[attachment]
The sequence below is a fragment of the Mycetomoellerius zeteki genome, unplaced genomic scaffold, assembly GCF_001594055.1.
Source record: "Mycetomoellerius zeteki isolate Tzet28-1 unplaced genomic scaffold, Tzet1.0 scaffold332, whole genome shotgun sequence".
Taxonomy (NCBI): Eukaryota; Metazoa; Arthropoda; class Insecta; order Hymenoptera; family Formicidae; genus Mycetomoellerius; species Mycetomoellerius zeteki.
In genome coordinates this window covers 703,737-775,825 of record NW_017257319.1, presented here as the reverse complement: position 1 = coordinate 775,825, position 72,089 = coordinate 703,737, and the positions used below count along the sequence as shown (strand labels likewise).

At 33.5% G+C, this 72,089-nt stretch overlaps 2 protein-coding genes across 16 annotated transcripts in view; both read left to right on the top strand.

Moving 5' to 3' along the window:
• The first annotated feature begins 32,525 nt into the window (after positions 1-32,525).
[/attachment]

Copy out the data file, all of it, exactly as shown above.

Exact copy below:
The sequence below is a fragment of the Mycetomoellerius zeteki genome, unplaced genomic scaffold, assembly GCF_001594055.1.
Source record: "Mycetomoellerius zeteki isolate Tzet28-1 unplaced genomic scaffold, Tzet1.0 scaffold332, whole genome shotgun sequence".
Taxonomy (NCBI): Eukaryota; Metazoa; Arthropoda; class Insecta; order Hymenoptera; family Formicidae; genus Mycetomoellerius; species Mycetomoellerius zeteki.
In genome coordinates this window covers 703,737-775,825 of record NW_017257319.1, presented here as the reverse complement: position 1 = coordinate 775,825, position 72,089 = coordinate 703,737, and the positions used below count along the sequence as shown (strand labels likewise).

At 33.5% G+C, this 72,089-nt stretch overlaps 2 protein-coding genes across 16 annotated transcripts in view; both read left to right on the top strand.

Moving 5' to 3' along the window:
• The first annotated feature begins 32,525 nt into the window (after positions 1-32,525).